Espinosa and Kurt Suzuki, who had walked, advanced on a sacrifice bunt by winning pitcher Zimmermann. Espinosa then scored to make it 5-2 as Chicago shortstop Alexei Ramirez could not handle a hard-hit single by Denard Span with the infield drawn in against reliever Donnie Veal.
Nate Jones came out of the White Sox bullpen and got Jayson Werth to ground into a double play to get out of the inning, but the damage had been done.
The White Sox had pulled within 3-2 in the sixth as hot-hitting Alex Rios grounded out to drive in Aleandro De Aza, who had led off with a double.
Washington starter Zimmermann went seven innings and allowed two earned runs and the bullpen of Drew Storen in the eighth and Rafael Soriano in the ninth closed out the victory. Storen retired Rios on a grounder with a runner on second to end the eighth and Soriano got Conor Gillaspie on a foul pop to end the game with a runner on base.
Desmond doubled for the second time in the game and scored on a single by Espinosa to break a tie and give Washington a 2-1 lead in the fourth.
Bryce Harper tied the game at 1-1 with a leadoff homer to right on the first pitch in the last of the fourth against Floyd. It was the fourth homer of the season for Harper.
Washington took a 3-1 lead in the fifth. Werth and Harper hit back-to-back singles with one out, and Werth scored on a single to right by Ryan Zimmerman. Floyd got out of the jam by inducing Adam LaRoche to ground into an inning-ending double play.
The White Sox took a 1-0 lead in the first. Jeff Keppinger singled with one out and advanced to third on a double by Rios, who homered in each of the previous four games.
Keppinger then came in to score on a groundout by Adam Dunn, the former Washington slugger who started in left field for the White Sox.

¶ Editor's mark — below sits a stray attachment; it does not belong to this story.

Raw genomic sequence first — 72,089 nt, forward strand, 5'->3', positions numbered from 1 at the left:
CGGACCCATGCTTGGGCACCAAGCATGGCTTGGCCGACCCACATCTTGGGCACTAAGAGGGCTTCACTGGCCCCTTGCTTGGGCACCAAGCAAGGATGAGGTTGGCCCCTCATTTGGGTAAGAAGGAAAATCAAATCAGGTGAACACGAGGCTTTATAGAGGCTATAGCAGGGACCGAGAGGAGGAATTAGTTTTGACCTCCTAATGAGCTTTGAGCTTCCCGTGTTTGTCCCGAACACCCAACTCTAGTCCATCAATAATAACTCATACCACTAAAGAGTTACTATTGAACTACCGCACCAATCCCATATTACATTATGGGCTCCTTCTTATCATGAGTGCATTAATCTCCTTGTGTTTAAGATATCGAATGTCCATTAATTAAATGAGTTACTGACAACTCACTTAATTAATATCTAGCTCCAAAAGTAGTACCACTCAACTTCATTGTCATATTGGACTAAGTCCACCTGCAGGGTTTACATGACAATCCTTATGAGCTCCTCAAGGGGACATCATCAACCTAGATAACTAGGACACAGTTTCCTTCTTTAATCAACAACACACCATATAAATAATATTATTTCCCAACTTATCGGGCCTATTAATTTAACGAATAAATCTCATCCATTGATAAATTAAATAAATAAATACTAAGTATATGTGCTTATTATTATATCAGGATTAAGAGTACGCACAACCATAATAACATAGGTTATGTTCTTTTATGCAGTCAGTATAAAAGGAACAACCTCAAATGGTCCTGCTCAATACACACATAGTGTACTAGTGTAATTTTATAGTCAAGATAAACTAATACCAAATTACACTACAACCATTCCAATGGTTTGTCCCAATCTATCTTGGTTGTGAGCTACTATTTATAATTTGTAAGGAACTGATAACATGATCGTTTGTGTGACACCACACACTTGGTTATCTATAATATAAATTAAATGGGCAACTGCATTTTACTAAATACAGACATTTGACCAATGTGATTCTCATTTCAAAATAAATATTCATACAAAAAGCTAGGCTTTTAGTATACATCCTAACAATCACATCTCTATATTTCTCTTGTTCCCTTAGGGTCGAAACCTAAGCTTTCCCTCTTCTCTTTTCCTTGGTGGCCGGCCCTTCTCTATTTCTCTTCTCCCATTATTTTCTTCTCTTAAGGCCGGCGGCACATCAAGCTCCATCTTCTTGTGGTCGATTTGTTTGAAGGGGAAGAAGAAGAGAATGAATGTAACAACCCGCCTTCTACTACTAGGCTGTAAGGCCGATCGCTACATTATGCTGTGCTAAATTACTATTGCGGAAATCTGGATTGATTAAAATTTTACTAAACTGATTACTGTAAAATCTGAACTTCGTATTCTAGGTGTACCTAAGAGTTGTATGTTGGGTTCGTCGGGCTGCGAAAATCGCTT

Floyd entered the game 1-1 with a 3.67 ERA in five career starts against the Nationals. He grew up in the same Severna Park, Md., neighborhood as Yankees first baseman Mark Teixeira.
The start of the game was delayed 16 minutes as umpires were caught in traffic during the height of cherry blossom season in the nation's capital.
NOTES: For the second game in a row, the White Sox were without pitching coach Don Cooper, who was taken to a Northern Virginia hospital on Tuesday with diverticulitis. Bullpen coach Bobby Thigpen filled in as pitching coach, with bullpen catcher Mark Salas working as the bullpen coach. ... Chicago second baseman Gordon Beckham was unavailable and is day-to-day due to nerve irritation in his left wrist. He left Tuesday's game in the third inning. "We will figure it out on a daily basis according to how Gordon is feeling," manager Ventura said of the second base situation. Keppinger started at second Wednesday. ... The homer by Harper was the 15th of the season for the Nats in eight games. ... Dunn, who played for the Nationals in 2009-10, averaged 38 homers in two seasons in Washington. Ventura was asked about his confidence in Dunn playing left. "I guess it's pretty good," said Ventura, with Dunn standing nearby. "He doesn't lack confidence." ... The previous four White Sox games were all decided by one run.